The issues to be decided by Mr Justice Jackson were:
- Whether, at this point, E had capacity to make decisions about her treatment?
- If not, whether she had capacity when she had made her advance declaration in October 2011?
- If she lacked capacity and the advance declaration is not valid, was it in her best interest to receive life-sustaining treatment in the form of forcible feeding?
The legal background
The Court of Appeal have considered the issue of capacity at length in cases such as
- St George’s Healthcare NHS Trust v S; R v Collins and others, ex parte S  3 All ER 673; The right of a competent pregnant woman to refuse treatment even if that refusal may result in harm to her or her unborn child.
- Re B (Adult, refusal of medical treatment)  2 All ER 449 Right of a patient who has capacity to refuse life-prolonging treatment and
- Re C (Adult, refusal of treatment)  1 All ER 819 C had paranoid schizophrenia and was detained in Broadmoor secure hospital. He developed gangrene in his leg but refused to agree to an amputation, which doctors considered was necessary to save his life. The Court upheld C’s decision.
The law in relation to capacity is clear: a person is assumed to have capacity unless it is established that they lack capacity. Under the Mental Capacity Act 2005, it is not possible to treat a person as lacking capacity simply because the decision they are making is unwise. In addition a lack of capacity cannot be established merely be reference to age or a condition or aspect of behaviour which leads people to make unjustified assumptions about capacity. A person will only lack capacity if at the material times they were unable to make a decision for themselves in that they were unable a) to understand the information relevant to the decision, b) to retain that information, c) to weigh that information as part of the process of making the decision, or d) to communicate their decision.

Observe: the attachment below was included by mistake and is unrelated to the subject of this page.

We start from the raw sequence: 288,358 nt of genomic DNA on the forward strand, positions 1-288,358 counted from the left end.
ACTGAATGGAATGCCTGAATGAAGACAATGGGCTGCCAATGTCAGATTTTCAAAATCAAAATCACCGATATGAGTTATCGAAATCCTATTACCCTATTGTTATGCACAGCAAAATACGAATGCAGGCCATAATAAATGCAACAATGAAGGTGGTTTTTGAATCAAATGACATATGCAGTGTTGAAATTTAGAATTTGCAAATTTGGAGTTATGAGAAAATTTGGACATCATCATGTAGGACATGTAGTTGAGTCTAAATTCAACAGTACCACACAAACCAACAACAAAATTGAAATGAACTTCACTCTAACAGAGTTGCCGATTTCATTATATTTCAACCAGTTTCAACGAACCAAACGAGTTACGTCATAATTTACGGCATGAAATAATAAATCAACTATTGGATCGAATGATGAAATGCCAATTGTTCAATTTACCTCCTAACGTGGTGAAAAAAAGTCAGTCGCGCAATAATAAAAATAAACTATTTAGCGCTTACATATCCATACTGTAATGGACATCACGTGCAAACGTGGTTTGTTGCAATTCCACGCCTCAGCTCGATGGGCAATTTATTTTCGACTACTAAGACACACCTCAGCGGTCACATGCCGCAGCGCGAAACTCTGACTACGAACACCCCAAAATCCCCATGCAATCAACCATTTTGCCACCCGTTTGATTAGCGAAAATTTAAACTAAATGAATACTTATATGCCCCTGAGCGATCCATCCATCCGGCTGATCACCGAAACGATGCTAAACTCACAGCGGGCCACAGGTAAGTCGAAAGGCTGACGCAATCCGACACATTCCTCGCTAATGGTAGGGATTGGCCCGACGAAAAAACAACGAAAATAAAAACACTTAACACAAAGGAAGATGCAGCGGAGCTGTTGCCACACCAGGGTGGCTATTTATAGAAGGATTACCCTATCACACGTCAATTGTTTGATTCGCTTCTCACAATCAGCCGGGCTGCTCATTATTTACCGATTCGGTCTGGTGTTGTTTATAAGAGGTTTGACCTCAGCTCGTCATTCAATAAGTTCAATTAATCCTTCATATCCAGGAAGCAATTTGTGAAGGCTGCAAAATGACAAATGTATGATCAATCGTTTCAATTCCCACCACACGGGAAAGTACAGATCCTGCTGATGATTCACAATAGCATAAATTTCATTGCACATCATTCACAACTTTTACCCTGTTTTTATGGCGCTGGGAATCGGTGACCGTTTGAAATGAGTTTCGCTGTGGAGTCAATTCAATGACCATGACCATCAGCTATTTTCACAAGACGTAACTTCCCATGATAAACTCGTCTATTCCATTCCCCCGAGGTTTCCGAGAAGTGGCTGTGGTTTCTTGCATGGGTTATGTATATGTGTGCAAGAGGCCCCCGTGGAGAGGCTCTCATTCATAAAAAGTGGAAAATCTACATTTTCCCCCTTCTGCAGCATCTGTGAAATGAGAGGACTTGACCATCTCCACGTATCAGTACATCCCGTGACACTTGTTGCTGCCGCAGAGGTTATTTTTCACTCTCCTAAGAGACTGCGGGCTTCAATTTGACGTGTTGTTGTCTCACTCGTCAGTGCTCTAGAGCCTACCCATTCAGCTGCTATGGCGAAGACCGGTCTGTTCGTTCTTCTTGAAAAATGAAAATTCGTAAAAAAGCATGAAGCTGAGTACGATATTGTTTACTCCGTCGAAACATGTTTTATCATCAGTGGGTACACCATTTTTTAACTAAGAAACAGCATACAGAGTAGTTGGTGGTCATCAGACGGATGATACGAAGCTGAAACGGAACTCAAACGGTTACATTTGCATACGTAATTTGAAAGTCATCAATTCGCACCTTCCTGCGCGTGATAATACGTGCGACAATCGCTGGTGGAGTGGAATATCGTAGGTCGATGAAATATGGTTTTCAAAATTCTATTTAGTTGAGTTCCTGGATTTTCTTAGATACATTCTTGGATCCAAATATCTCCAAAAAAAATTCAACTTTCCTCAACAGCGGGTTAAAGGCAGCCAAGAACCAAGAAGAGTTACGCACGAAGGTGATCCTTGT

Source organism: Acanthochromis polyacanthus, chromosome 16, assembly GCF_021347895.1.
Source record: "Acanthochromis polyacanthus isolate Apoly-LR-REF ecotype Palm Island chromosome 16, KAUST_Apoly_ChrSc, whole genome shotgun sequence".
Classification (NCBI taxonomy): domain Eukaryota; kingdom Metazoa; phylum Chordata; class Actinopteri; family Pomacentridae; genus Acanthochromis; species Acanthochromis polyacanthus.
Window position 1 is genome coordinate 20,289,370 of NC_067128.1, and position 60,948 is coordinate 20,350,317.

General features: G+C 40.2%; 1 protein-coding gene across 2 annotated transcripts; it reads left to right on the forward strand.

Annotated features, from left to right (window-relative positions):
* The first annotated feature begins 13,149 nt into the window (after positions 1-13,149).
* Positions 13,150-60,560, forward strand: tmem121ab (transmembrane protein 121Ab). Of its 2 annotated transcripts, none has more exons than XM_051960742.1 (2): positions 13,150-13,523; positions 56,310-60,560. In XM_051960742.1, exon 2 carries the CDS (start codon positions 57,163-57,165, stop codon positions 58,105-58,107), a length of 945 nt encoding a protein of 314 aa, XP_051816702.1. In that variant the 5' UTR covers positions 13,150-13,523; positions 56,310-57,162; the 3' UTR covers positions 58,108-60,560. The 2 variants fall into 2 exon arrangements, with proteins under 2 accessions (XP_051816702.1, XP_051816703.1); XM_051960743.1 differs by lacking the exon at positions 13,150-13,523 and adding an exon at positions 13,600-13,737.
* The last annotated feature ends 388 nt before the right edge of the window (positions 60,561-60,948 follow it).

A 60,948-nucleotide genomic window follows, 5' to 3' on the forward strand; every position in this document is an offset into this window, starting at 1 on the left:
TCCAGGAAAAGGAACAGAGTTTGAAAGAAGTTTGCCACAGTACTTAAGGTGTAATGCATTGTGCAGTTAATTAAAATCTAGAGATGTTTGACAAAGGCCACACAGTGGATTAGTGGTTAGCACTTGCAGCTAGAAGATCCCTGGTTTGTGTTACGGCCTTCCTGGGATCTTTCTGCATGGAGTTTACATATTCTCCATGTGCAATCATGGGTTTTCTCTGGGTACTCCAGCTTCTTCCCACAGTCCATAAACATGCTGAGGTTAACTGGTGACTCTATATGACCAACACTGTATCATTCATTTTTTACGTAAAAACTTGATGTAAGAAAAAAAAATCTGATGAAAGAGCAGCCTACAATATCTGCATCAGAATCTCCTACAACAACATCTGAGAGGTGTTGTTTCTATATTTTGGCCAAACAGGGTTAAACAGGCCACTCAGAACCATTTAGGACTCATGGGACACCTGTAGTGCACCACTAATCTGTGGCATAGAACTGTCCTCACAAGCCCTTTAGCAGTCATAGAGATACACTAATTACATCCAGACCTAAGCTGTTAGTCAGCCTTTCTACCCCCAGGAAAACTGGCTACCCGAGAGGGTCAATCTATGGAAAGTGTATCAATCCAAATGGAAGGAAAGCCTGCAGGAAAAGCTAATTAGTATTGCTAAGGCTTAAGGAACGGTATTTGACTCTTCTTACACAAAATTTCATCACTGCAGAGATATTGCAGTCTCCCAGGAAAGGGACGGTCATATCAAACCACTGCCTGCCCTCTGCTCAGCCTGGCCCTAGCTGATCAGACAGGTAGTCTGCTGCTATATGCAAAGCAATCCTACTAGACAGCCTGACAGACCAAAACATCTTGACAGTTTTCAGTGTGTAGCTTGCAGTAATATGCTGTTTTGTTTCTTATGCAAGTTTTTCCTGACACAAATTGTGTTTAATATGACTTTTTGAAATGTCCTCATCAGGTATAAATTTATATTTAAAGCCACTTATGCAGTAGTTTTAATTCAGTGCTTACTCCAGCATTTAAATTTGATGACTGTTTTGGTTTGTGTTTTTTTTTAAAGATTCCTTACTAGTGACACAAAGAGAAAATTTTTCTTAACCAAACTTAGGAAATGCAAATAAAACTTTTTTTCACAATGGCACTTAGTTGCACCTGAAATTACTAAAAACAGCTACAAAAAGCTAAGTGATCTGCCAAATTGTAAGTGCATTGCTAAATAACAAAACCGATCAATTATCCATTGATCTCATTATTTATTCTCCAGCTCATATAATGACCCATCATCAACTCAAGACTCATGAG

Notwithstanding this Mr Justice Jackson held that E lacked capacity a) In July 2011 b) in October 2011 and c) at the date of the hearing. In relation to her capacity in July 2011 Mr Justice Jackson held that due to the uncertainty of the medical evidence at this time and the fact that she had made a subsequent attempt advance decision that would be accepted as valid, she clearly lacked capacity in July 2011. In respect of her capacity in October 2011, Mr Justice Jackson held that despite the fact there was a general medical view that she had capacity at this time, that she had had the benefit of advice from an independent mental health advocate and from a solicitor, the document had been witnessed by her mother and by a mental health professional and that her BMI was 15, she still lacked capacity. Finally, in respect of E’s current capacity, Mr Justice Jackson held that “there is strong evidence that E’s obsessive fear of weight gain makes her incapable of weighing the advantages and disadvantages of eating in any meaningful way” and “A secondary reason for the conclusion that E lacks capacity is that she is now subject to strong sedative medication and is in a severely weakened state.”
Following the finding that E lacked capacity, Mr Justice Jackson declared that it was in her best interests to be fed against her wishes. In coming to his decision he stated “E is a special person, whose life is of value. She does not see it that way now, but she may in future.”
Author: Vanessa Harris